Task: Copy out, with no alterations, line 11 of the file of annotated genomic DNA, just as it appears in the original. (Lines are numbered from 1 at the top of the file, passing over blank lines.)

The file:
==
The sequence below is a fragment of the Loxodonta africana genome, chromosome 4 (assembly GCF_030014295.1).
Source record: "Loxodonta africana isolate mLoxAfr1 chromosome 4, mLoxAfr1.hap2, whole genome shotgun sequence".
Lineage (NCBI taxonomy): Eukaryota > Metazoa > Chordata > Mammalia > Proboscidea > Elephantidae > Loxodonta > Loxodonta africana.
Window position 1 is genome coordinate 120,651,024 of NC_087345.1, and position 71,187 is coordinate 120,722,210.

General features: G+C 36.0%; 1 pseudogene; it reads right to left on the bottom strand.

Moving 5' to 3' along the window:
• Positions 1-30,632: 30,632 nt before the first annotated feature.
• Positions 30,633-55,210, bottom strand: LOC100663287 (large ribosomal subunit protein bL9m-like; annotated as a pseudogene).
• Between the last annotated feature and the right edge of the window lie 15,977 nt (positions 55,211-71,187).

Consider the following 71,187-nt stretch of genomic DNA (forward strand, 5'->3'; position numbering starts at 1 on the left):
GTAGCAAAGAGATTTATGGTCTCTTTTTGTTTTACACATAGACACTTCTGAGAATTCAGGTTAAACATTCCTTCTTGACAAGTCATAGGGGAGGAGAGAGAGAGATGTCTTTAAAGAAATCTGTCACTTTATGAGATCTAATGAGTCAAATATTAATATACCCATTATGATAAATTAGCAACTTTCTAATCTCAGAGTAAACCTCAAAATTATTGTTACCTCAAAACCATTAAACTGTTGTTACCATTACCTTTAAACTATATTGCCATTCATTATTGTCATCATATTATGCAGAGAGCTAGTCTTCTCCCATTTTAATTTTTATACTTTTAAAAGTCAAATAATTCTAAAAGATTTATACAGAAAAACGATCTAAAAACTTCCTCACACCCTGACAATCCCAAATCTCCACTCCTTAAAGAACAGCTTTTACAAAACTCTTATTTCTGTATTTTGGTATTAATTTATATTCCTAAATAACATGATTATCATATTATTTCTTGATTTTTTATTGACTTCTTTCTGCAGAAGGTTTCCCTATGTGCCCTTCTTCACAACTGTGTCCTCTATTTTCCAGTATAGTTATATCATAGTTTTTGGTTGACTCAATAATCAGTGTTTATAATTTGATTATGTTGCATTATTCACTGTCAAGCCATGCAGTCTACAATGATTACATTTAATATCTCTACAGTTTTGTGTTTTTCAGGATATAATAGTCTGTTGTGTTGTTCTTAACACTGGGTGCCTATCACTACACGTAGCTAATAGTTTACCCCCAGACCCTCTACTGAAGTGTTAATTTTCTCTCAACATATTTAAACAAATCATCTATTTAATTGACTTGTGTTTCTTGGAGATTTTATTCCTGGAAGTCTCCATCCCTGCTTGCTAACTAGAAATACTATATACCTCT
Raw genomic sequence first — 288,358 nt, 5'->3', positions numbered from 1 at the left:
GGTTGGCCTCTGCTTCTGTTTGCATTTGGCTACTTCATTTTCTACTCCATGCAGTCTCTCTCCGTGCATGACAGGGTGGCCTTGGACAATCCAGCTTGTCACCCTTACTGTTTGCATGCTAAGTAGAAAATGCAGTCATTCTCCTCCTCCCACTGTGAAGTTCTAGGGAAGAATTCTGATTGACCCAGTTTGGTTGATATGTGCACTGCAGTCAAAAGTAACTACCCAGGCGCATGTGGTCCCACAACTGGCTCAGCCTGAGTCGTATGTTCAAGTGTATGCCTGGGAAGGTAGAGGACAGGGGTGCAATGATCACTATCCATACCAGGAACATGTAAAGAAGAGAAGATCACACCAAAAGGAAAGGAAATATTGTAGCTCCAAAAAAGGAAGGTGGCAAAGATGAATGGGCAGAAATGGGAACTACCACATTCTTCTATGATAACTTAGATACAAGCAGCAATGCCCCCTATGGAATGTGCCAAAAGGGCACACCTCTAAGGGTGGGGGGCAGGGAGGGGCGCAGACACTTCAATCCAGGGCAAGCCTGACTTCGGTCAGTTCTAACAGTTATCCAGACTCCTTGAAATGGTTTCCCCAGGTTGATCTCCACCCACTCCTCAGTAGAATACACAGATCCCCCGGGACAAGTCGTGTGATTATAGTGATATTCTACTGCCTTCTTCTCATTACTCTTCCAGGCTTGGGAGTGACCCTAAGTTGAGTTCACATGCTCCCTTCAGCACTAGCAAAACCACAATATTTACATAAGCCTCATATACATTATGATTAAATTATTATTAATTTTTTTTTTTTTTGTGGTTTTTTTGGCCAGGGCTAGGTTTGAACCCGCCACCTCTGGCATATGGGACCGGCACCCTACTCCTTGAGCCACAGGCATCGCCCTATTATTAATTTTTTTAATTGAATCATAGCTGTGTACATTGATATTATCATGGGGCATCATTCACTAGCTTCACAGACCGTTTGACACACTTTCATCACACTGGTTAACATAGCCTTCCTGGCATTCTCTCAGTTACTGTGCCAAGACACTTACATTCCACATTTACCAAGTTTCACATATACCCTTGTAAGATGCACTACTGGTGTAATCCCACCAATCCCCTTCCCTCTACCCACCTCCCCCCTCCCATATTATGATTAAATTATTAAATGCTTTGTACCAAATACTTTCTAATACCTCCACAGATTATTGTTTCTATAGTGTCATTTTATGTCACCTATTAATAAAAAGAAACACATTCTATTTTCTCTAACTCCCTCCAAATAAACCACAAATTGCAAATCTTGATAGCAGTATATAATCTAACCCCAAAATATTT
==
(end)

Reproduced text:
GTAGCAAAGAGATTTATGGTCTCTTTTTGTTTTACACATAGACACTTCTGAGAATTCAGGTTAAACATTCCTTCTTGACAAGTCATAGGGGAGGAGAGAGAGAGATGTCTTTAAAGAAATCTGTCACTTTATGAGATCTAATGAGTCAAATATTAATATACCCATTATGATAAATTAGCAACTTTCTAATCTCAGAGTAAACCTCAAAATTATTGTTACCTCAAAACCATTAAACTGTTGTTACCATTACCTTTAAACTATATTGCCATTCATTATTGTCATCATATTATGCAGAGAGCTAGTCTTCTCCCATTTTAATTTTTATACTTTTAAAAGTCAAATAATTCTAAAAGATTTATACAGAAAAACGATCTAAAAACTTCCTCACACCCTGACAATCCCAAATCTCCACTCCTTAAAGAACAGCTTTTACAAAACTCTTATTTCTGTATTTTGGTATTAATTTATATTCCTAAATAACATGATTATCATATTATTTCTTGATTTTTTATTGACTTCTTTCTGCAGAAGGTTTCCCTATGTGCCCTTCTTCACAACTGTGTCCTCTATTTTCCAGTATAGTTATATCATAGTTTTTGGTTGACTCAATAATCAGTGTTTATAATTTGATTATGTTGCATTATTCACTGTCAAGCCATGCAGTCTACAATGATTACATTTAATATCTCTACAGTTTTGTGTTTTTCAGGATATAATAGTCTGTTGTGTTGTTCTTAACACTGGGTGCCTATCACTACACGTAGCTAATAGTTTACCCCCAGACCCTCTACTGAAGTGTTAATTTTCTCTCAACATATTTAAACAAATCATCTATTTAATTGACTTGTGTTTCTTGGAGATTTTATTCCTGGAAGTCTCCATCCCTGCTTGCTAACTAGAAATACTATATACCTCT